Gulf Crisis Accelerating Israeli-Palestinian Peace Talks?

June 15, 2017

​The first week of June 2017 wasn't the best for the Middle East in general, and the Gulf in particular. The Islamic State has claimed responsibility for the Tehran attack only two days after Saudi Arabia, United Arab Emirates, Bahrain, Egypt, Yemen, eastern government of Libya, Maldives, Mauritania, and Senegal have cut diplomatic ties with Qatar: Doha is accused of continuously supporting extremist Islamic groups including Al-Qaeda and other affiliates. Qatar is also blamed for backing Iranian-allied rebels, making it at close ties with Iran, a leading adversary of Gulf countries.


Trump's visit to the Middle East


The Kingdom of Saudi Arabia has warmly welcomed U.S. President Donald Trump to its premises. President Trump's choice of visiting Saudi Arabia as a first foreign trip was not random. In 2007, George W. Bush spent remarkable efforts convincing Gulf Cooperation Council (GCC) countries of Bahrain, Kuwait, Oman, Qatar, Saudi Arabia and the United Arab Emirates in alignment with Egypt and Jordan to join an alliance that stands against a 'high and common threat' to Gulf countries (and Israel): Iran.


In 2013, the Obama administration was able to communicate with newly elected Iranian president Hassan Rouhani, who is a former nuclear negotiator asserting that "Iran will maintain its nuclear program but offers to adhering by transparency unlike previous years". While there will be significant obstacles to overcome, President Obama believes a comprehensive resolution can be reached.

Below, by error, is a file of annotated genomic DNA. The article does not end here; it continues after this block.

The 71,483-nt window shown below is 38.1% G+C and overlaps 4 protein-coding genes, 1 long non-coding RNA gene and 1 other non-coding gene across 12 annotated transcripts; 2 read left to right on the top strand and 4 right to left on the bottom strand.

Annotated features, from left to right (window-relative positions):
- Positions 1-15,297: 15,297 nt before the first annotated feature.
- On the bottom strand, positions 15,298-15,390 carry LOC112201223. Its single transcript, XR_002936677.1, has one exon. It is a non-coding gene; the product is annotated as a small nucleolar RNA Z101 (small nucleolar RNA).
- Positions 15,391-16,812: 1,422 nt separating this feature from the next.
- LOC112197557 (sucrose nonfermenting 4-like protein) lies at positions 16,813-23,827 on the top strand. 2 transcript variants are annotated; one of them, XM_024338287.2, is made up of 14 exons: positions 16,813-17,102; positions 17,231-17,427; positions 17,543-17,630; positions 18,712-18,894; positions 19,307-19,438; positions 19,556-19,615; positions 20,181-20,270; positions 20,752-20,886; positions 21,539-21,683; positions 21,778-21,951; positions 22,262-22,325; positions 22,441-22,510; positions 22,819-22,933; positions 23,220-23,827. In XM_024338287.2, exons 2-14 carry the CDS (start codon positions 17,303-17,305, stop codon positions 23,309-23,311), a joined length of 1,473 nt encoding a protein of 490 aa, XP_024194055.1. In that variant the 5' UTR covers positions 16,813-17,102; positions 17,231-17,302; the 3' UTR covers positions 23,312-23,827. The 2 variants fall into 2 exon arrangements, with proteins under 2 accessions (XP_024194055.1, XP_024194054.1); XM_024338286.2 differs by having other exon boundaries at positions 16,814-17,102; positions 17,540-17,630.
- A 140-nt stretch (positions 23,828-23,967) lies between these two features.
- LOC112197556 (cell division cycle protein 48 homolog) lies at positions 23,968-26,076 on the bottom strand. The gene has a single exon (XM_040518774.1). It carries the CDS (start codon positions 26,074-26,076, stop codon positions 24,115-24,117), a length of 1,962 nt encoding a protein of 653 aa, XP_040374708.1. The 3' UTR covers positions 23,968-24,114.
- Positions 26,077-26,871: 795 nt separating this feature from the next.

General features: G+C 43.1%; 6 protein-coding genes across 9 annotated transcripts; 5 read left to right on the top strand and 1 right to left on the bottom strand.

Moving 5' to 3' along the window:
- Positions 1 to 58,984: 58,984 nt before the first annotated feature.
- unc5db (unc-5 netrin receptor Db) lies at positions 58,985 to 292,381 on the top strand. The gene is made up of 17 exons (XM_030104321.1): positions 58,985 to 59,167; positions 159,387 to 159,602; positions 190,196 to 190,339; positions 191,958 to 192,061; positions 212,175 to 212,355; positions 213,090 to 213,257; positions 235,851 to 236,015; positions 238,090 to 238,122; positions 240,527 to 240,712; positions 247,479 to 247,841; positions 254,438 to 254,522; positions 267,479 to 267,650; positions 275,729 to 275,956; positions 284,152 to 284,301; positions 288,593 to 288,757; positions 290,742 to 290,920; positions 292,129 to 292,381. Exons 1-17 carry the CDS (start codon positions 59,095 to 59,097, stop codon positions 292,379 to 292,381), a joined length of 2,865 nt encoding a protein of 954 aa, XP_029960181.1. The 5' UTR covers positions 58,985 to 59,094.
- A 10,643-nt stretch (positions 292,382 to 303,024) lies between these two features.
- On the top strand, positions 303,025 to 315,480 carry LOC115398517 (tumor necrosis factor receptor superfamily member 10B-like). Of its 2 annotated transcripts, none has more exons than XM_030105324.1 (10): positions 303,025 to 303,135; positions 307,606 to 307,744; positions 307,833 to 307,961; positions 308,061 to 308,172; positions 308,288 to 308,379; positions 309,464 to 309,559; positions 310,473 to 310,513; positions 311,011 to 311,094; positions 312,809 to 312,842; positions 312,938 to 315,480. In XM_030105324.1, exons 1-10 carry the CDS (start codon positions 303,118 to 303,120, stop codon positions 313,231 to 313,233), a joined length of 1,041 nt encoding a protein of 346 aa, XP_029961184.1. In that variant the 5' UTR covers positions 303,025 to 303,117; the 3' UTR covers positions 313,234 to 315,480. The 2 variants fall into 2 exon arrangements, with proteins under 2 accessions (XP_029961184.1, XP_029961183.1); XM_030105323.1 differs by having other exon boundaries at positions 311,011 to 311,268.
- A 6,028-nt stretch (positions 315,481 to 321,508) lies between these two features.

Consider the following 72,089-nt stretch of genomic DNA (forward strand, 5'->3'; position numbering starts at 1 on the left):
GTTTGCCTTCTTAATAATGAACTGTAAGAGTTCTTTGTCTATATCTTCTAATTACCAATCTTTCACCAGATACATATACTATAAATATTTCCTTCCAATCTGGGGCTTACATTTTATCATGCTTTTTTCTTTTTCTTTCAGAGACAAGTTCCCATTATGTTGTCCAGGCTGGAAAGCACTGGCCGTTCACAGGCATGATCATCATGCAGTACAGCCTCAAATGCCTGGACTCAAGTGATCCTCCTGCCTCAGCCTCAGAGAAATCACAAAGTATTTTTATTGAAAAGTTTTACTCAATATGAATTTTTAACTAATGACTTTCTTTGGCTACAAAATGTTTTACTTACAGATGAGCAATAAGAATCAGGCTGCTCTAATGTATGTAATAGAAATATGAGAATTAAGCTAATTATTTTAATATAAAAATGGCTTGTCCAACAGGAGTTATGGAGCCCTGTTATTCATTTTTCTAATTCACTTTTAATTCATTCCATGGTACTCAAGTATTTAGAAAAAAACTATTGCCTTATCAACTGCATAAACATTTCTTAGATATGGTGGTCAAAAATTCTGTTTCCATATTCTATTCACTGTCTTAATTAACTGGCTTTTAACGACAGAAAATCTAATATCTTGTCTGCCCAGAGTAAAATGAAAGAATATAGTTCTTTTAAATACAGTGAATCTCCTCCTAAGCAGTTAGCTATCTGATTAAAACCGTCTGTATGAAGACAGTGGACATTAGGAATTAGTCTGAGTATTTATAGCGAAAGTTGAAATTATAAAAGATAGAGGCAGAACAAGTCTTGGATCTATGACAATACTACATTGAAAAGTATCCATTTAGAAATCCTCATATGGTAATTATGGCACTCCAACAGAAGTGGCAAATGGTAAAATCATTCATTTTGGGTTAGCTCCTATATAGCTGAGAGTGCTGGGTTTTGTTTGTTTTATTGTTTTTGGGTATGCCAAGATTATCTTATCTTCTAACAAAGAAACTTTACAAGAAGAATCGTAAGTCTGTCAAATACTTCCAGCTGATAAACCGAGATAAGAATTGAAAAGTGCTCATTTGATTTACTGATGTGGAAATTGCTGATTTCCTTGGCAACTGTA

In 2017, being the new president-elect in office, Trump has "covertly been working towards withdrawing the U.S. from the Iran Nuclear Deal, which was signed between the P5+1 (the United States, the United Kingdom, Russia, France, China and Germany) and Iran, or at least renegotiating it".  


It was made clear that Trump's visit to Saudi Arabia was for the purposes of meeting King Salman Bin Abdulaziz and his son, also in power, Prince Mohammed Bin Salman, as well as attend a summit gathering top Muslim leaders to discuss the fight against extremist and radical groups or 'terrorist organizations'. A BBC report explains "Saudi Leaders believe Obama was too friendly with their regional rival" for negotiating nuclear deal with Iran, unlike Trump who wishes to take a step back. "Trump is in final stages of a new arms deal with Saudi Arabia worth 100 billion U.S. dollars".